LED lights require a driver to provide and properly deliver the required output. And there are two main types of drivers, constant current and constant voltage. Both of them act as the power supply for an LED light source, but the delivery methods differ.

Constant Current LED Driver
This type of diver is designed for a range of output voltages and a fixed output current. It varies the voltage along an electronic circuit, which allows a constant electrical current through the device. Higher current ratings make the LED brighter, but if not regulated, the LED will draw more current than it is rated for, which may result in drastically lower LED life span and burning out due to increased temperature. A constant current driver is good to drive high power LEDs as it maintains a consistent brightness across all LEDs.

Constant Voltage LED Driver
It requires a fixed output voltage with a maximum output current. These LEDs require one stable voltage, usually 12V DC or 24V DC. An LED light rated for constant voltage usually specifies the amount of input voltage. The driver will maintain a constant voltage, no matter what kind of current load is put on it. More often, constant voltage drivers are implemented in under-cabinet lights, or LED flex strips.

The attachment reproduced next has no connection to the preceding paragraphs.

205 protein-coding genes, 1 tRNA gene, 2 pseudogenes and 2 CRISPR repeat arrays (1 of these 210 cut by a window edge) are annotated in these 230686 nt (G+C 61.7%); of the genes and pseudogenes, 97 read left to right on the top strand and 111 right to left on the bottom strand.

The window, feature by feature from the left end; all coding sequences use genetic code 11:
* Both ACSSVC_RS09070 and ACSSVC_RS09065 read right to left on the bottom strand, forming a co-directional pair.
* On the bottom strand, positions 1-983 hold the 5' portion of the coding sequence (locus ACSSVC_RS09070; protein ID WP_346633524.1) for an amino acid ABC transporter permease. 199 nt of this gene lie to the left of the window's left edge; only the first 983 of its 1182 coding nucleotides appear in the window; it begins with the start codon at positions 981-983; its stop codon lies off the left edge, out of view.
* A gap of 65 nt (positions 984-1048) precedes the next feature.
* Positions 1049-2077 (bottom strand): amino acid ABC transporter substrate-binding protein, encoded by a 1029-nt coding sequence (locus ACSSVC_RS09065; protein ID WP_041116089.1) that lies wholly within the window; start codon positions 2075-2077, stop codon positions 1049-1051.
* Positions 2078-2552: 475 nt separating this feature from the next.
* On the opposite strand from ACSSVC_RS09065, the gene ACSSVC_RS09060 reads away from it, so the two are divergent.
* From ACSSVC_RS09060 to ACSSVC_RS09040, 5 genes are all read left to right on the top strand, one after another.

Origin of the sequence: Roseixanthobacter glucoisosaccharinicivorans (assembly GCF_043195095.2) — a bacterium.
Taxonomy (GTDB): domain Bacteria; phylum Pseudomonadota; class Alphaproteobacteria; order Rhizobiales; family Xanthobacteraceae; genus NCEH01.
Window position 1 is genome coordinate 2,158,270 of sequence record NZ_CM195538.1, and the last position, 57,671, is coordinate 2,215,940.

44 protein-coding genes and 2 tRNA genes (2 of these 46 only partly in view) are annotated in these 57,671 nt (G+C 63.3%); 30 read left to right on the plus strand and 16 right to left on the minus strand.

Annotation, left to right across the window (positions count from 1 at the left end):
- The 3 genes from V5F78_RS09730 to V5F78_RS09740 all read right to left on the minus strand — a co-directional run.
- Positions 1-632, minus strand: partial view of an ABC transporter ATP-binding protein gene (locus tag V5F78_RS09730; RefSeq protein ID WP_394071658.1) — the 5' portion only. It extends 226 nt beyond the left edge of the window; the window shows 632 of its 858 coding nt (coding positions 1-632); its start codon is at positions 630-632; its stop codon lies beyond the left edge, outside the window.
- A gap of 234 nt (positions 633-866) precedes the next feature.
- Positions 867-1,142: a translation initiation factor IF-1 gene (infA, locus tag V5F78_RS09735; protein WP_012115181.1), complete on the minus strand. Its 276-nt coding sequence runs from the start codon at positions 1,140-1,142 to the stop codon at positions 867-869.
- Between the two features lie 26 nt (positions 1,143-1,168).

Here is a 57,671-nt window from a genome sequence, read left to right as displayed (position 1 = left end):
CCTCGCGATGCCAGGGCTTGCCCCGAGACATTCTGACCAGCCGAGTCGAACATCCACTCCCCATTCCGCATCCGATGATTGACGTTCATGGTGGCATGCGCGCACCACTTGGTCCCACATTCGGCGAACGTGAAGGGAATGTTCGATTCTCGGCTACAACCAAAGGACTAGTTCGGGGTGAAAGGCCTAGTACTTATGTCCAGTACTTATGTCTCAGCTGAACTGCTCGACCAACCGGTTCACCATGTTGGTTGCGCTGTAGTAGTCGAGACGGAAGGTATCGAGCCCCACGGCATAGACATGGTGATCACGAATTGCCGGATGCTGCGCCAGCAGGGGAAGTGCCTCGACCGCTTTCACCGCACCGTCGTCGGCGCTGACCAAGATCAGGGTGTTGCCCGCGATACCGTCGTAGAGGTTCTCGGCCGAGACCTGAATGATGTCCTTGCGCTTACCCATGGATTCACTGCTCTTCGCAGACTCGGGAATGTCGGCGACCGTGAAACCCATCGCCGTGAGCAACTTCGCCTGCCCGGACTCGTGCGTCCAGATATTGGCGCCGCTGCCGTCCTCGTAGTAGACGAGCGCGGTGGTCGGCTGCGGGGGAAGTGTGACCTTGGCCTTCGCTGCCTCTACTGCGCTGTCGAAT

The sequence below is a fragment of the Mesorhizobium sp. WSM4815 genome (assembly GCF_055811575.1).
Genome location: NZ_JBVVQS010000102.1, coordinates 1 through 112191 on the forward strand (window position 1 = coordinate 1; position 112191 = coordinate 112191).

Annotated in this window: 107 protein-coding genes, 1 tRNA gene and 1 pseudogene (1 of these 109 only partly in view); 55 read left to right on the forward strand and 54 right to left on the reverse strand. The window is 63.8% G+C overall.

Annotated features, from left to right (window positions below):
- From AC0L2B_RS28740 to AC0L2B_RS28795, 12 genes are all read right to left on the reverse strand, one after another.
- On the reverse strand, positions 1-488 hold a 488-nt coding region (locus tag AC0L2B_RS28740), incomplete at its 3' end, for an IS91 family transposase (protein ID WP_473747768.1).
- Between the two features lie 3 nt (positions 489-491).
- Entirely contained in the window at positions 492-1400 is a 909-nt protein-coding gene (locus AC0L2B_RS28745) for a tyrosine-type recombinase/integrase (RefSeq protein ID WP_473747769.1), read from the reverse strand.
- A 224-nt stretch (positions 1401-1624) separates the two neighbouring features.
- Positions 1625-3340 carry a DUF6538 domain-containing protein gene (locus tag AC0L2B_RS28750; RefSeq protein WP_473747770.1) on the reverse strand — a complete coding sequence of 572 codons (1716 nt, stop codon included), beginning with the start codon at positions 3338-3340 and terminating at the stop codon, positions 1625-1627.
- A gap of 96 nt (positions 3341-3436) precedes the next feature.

As for applications, the constant voltage driver may be slightly less efficient, but it enables a full flexibility to allow a greater final load size. If the intended end-use is for illumination, the constant current driver can be a better choice. It provides better lighting consistency and brightness. The systems can be easily tuned to keep LEDs operating in their most efficient range.

In your opinions, what’s other Pros and Cons in driving LEDs with constant current or constant voltage? Besides, are there suggestions for optimizing flashlights’ design, to meet better light output, light quality and longevity targets?